Tuesday, June 15, 2021
HomeWorldIsrael-Gaza violence may amount to war crimes, warns UN rights chief

Israel-Gaza violence may amount to war crimes, warns UN rights chief

As Israel, Gaza violence continued taking the death toll past 600, United Nations chief Ban Ki-moon urged both warring sides to “stop fighting and start talking” and UN Human Rights chief Navi Pillay warned against the possibility of war crimes.

Speaking at Human Rights Council Special Session on Gaza, Navi Pillay warned that civilians were not a legitimate target and attacking them might amount to war crimes.

“Respect for the right to life of civilians, including children, should be a foremost consideration. Not abiding by these principles may amount to war crimes and crimes against humanity,” said the UN rights chief.

Citing the UN estimate, she said that 74 percent of those killed were civilians and that the death toll climbed dramatically since Israel’s ground operations began on 17 July.

Addressing a press conference in Tel Aviv alongside Israeli PM Benjamin Netanyahu, Mr. Ban urged both parties to initiate a dialogue to address the root cause of the conflict.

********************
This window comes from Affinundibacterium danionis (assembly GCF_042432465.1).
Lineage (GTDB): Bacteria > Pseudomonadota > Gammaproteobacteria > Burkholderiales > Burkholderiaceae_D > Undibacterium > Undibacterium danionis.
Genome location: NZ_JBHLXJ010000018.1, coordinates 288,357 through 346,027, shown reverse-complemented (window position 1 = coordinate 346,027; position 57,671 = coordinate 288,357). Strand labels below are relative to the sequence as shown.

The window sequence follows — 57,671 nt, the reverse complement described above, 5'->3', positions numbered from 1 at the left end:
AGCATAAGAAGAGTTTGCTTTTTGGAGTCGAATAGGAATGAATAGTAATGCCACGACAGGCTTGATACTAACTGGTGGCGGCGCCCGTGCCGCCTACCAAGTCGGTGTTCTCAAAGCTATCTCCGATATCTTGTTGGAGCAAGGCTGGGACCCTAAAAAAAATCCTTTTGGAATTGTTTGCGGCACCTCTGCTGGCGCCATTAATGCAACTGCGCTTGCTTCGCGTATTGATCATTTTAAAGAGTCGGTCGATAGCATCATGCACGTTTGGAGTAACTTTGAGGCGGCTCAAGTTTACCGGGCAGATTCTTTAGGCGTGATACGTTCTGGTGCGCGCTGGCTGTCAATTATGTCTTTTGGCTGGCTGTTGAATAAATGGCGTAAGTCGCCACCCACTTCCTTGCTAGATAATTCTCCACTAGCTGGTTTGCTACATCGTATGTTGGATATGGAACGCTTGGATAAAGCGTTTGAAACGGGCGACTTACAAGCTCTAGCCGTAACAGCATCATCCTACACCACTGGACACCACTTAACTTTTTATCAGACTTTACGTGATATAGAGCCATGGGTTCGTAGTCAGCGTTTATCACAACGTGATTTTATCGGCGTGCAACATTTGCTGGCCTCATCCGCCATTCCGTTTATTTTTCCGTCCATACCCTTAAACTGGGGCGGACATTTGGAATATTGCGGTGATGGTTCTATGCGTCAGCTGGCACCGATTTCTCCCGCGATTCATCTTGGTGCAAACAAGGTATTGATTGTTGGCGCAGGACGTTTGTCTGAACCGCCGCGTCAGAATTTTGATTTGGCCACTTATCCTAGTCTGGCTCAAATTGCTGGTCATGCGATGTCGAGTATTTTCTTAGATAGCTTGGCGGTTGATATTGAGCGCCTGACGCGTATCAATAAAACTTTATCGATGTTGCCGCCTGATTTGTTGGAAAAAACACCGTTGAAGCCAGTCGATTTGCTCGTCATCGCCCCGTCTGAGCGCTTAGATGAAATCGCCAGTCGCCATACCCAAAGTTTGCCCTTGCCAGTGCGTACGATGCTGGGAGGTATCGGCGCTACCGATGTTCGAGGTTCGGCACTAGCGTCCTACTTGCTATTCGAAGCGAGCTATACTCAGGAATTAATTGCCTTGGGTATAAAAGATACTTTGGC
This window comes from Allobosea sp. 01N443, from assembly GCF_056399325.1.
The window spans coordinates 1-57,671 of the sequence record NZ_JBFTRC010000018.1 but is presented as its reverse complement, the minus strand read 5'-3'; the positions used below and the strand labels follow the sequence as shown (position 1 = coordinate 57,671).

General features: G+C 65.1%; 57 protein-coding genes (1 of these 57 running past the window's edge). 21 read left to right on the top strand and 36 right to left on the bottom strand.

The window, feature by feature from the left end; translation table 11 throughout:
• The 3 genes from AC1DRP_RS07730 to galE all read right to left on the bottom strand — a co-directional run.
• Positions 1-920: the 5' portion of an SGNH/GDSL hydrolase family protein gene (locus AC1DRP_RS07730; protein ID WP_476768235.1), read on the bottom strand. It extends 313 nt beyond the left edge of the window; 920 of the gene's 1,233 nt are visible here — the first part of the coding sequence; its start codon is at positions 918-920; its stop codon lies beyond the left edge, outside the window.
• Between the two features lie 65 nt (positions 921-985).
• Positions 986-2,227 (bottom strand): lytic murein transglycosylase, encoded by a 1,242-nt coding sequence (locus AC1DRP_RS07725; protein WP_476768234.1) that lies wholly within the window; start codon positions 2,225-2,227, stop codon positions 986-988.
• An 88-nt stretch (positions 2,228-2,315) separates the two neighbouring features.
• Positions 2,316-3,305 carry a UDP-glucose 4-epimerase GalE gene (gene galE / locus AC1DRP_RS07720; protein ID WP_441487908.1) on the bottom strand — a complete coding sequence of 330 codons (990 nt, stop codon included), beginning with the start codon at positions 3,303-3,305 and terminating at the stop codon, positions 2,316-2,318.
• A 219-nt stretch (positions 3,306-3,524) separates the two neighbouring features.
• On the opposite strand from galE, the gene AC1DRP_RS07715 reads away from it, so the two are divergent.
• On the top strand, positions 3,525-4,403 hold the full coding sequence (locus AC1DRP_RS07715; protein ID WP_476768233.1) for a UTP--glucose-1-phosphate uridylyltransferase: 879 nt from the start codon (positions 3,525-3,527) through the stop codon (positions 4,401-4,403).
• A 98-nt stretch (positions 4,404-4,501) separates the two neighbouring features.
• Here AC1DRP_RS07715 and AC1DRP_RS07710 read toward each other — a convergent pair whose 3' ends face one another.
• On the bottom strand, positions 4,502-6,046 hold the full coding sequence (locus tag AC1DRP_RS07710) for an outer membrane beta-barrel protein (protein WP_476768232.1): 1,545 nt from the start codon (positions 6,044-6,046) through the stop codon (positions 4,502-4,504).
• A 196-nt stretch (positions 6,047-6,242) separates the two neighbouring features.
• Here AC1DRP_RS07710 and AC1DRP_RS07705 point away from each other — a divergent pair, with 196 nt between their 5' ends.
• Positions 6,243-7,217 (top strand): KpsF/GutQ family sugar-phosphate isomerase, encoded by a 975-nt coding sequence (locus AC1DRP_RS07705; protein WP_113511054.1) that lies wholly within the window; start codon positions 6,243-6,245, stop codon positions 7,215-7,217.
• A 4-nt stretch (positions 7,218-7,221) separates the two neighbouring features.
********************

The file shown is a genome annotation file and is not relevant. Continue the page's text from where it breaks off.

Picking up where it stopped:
“My message to Israelis and Palestinians is the same: Stop fighting. Start talking. And take on the root causes of the conflict, so we are not back to the same situation in another six months or a year,” the UN chief said.

Ban cautioned Israel to show “maximum restraint”, saying “military action will not increase Israeli security in the longer term”.

“We must address these underlying issues – including mutual recognition, occupation, despair and the denial of dignity – so people do not feel they have to resort to violence as a means of expressing their grievances.”
In response, Israeli PM said, “What grievance can we resolve for Hamas? Their grievance is that we exist.”

The UN chief’s three-pronged message of “stop fighting, start talking and address root causes” came as diplomatic efforts towards brokering a truce intensified.

After his Egypt trip, where he thanked President Abdel Fattah al-Sisi for its attempt to broker Gaza truce, UN chief was in Israel and later met Palestinian leaders in Ramallah.

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